More computer science clases, Wi-Fi availability
By Scott Bellile
The New London School District is setting its technology goals for the next three years.
The 2017-19 Information and Technology Plan outlines the district’s goals for using technology to improve student achievement. The district isn’t required to meet the goals, but it must submit the tech plan to the Wisconsin Department of Public Instruction.
Among the district’s objectives:
Up the computer science
The district would also like to develop a K-12 computer science curriculum by 2017.
“That is something that Wisconsin is really starting to push for, that computer science, and we totally agree and are wanting to be right on board with that,” Green told the board.
A district survey of 11th-graders in 2015 revealed more 11th graders were uninterested in learning computer programming than interested: 44 percent versus 30 percent. That changed with age. Nearly half of second- and fifth-graders said they would like to learn programming.
Teach digital citizenship
The district looks to implement a digital citizenship curriculum by 2017 or 2018.
Michele Green, district technology coordinator and author of the tech plan, defined digital citizenship at the June 13 school board meeting as “how to act when you’re online: being a great citizen who is putting worthwhile things out there without endangering yourself in the process.” She said this includes protecting one’s private information and citing sources appropriately.
Wireless internet will continue to be added to areas of buildings where it’s needed. The district will also research how to provide students internet access outside of school.
Green said there are now Wi-Fi systems that the district could buy to provide students off-campus internet access for doing homework. She said the possibilities include installing them on buses for student-athletes or the library checking them out to students who need internet at home.
Seventeen percent of New London eighth-graders and 18 percent of 11th graders surveyed stated they either had a slow internet connection or no connection at home.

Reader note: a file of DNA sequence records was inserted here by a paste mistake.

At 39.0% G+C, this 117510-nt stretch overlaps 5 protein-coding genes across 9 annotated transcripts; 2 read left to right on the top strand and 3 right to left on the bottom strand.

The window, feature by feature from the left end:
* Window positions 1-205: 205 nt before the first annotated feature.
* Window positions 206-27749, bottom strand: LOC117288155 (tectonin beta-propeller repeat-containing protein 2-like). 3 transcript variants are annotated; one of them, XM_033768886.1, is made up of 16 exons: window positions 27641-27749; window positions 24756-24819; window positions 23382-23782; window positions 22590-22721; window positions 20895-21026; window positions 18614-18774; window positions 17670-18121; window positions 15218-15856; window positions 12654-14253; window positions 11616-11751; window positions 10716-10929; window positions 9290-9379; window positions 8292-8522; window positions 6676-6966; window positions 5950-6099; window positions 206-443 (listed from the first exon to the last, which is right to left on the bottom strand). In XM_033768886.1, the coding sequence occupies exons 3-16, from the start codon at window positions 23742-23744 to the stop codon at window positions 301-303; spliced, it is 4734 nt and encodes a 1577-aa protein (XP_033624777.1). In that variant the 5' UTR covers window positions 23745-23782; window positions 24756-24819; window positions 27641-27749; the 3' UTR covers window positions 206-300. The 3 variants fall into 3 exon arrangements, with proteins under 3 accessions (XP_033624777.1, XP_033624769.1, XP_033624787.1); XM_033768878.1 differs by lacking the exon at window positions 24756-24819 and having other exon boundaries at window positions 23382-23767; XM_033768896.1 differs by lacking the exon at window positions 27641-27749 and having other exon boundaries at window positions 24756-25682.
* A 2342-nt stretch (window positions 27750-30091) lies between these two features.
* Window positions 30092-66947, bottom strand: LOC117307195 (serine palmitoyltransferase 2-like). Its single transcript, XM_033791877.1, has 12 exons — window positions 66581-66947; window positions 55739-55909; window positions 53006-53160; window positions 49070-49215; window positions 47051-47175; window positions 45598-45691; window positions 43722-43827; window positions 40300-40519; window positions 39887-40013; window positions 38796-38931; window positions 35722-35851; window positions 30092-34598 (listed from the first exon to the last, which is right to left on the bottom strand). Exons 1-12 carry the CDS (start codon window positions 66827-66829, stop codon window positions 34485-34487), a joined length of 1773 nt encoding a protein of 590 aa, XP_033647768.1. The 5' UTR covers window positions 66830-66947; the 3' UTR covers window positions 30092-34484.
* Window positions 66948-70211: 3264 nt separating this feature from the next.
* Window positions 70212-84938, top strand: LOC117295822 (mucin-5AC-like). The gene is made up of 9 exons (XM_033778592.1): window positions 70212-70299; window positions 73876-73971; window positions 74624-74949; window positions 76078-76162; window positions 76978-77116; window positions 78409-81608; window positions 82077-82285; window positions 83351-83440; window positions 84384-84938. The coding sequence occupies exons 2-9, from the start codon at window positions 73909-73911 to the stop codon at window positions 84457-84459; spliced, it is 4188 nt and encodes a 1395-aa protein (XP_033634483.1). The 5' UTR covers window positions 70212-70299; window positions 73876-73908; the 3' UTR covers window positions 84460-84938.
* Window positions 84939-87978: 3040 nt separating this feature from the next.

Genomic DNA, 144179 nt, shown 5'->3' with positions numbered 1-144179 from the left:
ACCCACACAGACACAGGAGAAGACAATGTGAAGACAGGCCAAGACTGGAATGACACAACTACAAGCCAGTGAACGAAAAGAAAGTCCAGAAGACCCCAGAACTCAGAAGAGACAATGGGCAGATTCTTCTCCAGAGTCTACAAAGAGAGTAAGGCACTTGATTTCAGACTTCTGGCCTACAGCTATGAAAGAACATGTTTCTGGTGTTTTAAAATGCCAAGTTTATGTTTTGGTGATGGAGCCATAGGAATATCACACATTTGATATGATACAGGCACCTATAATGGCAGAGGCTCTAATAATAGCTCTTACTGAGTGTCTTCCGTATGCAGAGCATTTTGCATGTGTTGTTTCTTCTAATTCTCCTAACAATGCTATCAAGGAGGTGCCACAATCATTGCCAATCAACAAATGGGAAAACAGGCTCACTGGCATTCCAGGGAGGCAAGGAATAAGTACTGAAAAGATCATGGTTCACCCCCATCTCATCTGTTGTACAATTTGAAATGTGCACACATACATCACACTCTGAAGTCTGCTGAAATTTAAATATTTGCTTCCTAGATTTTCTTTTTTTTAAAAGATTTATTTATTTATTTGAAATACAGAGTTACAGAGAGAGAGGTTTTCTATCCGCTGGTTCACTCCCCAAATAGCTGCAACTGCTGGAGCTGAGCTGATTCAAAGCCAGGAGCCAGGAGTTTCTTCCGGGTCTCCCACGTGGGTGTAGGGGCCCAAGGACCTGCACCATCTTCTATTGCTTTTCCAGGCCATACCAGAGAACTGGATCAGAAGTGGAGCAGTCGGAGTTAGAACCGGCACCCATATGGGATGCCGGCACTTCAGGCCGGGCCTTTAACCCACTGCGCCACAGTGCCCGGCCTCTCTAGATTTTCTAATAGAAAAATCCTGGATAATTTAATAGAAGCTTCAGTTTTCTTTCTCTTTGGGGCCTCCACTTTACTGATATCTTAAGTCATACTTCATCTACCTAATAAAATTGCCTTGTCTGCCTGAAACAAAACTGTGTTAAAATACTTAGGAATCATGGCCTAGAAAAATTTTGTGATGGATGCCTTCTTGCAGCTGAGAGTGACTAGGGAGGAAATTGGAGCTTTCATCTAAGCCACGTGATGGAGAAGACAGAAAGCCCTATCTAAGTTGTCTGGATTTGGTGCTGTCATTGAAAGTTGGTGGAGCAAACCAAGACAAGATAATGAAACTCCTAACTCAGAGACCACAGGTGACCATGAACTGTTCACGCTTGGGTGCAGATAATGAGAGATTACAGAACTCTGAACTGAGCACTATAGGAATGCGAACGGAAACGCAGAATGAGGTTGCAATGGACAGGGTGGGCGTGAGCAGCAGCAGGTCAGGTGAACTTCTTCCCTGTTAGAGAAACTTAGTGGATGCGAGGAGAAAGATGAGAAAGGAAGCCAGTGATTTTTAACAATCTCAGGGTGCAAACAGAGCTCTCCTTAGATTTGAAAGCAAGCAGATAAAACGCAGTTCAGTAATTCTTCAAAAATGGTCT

Each middle school student will have his or her own Chromebook laptop in the coming years. High school students currently rent Chromebook laptops with the option to purchase upon graduation.
“They really are reporting that they love having those devices,” Green said. “And the No. 1 thing they say is that it’s a lot easier to communicate with the staff in the building.”
The district isn’t ready to give elementary students their own computers, but it would like to buy more portable devices for elementary teachers to use in their classrooms in 2017 or 2018.
To show how youth feel about technology, 90 percent of second-graders said every student should have his or her own Chromebook. Fifty-eight percent of second-graders and 51 percent of fifth-graders surveyed stated they would rather read an e-book than a printed book.
Green reported to the school board technology in New London’s schools has drastically improved since she began her job eight years ago.
“When I first came here, I remember thinking, ‘really, that’s the computer lab I’m walking into [at] an elementary [school]? Like, I hope we can change this,’” Green said. “Within our first tech plan cycle that I was here, that all changed. We really took a leap forward.”
“As a person that went to high school in the 1960s, this stuff is boggling my mind,” board member Chris Martinson said. “I can’t fathom what it’s like to be in class with a device and be able to use it while your teacher is talking.”
Green said the plan also contains goals of continuing to train teachers and administration to use emerging technology.
Board member Bill Schmidt asked Green what she predicts will be the next breakthrough.
“What’s next technology-wise? That’s a really good question,” Green said. “And I think about that because I don’t know. I feel like the next thing is figuring out how to use the devices that are already out. You know, how to use the iPad in a new way, for something completely new. So I think it’s maybe not what new device is coming, but what new ideas are coming and how to use the technology [that exists].”